Preface; 1. Medical anthropology and the problem of belief; 2. Illness representations in medical anthropology: a reading of the field; 3. How medicine constructs its objects; 4. Semiotics and the study of medical reality; 5. The body, illness experience, and the lifeworld: a phenomenological account of chronic pain; 6. The narrative representation of illness; 7. Aesthetics, rationality and medical anthropology.
A 1993 analysis of the role of cultural factors in the experience of illness, countering the scientific view of folk medicine as superstitious practice.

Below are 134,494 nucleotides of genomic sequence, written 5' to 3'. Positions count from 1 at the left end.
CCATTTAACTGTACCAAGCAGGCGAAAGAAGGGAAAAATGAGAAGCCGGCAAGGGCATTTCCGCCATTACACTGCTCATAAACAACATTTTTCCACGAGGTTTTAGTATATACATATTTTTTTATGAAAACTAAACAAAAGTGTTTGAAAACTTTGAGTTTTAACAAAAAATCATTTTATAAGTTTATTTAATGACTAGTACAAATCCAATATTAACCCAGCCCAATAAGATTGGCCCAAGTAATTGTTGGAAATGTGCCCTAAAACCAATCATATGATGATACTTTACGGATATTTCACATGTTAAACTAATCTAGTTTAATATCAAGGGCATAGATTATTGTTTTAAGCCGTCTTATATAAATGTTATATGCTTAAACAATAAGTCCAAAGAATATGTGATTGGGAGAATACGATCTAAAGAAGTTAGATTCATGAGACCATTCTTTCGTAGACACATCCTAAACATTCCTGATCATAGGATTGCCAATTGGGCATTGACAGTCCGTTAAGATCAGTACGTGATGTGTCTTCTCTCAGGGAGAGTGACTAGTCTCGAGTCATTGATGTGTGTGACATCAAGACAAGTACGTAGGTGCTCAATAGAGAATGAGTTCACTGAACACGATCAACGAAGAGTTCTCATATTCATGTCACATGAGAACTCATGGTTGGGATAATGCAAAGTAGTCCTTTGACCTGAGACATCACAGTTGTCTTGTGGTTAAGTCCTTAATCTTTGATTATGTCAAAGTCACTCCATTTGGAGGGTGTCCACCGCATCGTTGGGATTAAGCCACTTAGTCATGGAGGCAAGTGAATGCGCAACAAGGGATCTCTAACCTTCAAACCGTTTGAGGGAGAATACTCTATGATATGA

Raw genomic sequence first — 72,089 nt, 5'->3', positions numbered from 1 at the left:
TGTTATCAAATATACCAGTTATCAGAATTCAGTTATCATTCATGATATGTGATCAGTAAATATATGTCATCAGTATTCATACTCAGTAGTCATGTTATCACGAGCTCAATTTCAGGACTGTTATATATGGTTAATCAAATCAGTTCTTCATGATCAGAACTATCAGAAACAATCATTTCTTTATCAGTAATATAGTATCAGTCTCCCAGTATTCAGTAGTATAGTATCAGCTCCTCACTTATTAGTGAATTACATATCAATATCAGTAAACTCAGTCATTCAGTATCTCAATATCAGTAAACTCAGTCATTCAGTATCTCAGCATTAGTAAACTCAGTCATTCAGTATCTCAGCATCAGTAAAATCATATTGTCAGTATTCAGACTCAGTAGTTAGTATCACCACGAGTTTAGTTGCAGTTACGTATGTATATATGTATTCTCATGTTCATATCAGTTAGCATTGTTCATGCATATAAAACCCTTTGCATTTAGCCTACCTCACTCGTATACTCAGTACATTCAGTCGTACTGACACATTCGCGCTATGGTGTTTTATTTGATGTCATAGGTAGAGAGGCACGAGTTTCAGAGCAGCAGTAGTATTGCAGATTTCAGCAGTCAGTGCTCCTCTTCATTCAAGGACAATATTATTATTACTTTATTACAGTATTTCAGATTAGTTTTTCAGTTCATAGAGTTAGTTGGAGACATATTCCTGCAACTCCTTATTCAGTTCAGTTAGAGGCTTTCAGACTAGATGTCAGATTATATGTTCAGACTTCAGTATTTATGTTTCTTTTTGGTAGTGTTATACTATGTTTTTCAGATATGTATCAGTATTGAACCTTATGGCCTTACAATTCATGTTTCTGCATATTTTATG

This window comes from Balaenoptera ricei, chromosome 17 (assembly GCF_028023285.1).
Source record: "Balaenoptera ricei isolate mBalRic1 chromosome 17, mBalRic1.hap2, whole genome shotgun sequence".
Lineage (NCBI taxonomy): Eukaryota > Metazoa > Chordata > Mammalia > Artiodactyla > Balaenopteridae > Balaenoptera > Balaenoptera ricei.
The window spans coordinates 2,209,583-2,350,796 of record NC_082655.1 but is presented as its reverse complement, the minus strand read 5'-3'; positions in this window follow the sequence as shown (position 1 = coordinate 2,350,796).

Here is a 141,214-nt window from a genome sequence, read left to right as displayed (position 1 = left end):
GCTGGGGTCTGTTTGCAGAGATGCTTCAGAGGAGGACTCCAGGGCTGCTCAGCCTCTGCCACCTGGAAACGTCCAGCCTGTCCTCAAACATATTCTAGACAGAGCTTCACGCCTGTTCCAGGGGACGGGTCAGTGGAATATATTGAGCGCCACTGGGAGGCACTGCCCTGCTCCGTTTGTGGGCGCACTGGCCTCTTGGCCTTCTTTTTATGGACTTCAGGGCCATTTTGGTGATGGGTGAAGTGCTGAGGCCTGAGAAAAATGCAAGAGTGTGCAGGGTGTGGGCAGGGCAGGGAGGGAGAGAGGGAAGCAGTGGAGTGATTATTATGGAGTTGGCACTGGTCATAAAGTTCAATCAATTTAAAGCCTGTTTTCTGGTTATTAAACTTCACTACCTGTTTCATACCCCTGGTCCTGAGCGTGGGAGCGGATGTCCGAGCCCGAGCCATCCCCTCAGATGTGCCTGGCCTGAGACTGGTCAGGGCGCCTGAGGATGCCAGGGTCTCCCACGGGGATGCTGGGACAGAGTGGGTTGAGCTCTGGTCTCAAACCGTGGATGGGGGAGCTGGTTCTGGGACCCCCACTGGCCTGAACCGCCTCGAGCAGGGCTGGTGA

"The book reflects more than two decades of Good's work as a researcher, writer, and teacher...offers an excellent overview of some of the controversies in medical anthropology today and provides ample ammunition for those who would demonstrate the field's relevance to the practice of medicine. Medicine, Rationality, and Experience is essential reading for anyone interested in the common ground between the medical and social sciences. The determined reader will be rewarded with a wealth of insight relevant to clinical practice, research, and teaching." New England Journal of Medicine "The book critically explores the history of anthropology's relation to biomedicine and various phases in the emergence of medical anthropology as a discipline...This is an accessible work based on public lectures and makes no assumptions about prior knowledge, but includes the usual scholarly paraphernalia...I recommend it for those curious about the intellectual landscape surrounding the awesome ramparts of biomedicine." Gene Feder, The Lancet "Medical anthropologists and anthropologists in other subdisciplines will find Medicine, Rationality, and Experience satisfying because of Good's historical treatment of theoretical developments in the field and his imaginative reconfiguring of a phenomenology of medical practices. This book will also be of interest to physicians and other health care providers, social scientists, philosophers, and medical humanists concerned and curious about the social construction of illness, suffering, and medical knowledge...His arguments and his illustrations are compelling and thought-provoking. As in the past, Professor Good reminds us once again of the transformative power of the individual and the social imaginations in the context of illness and disease." Patricia A. Marshall, Academic Medicine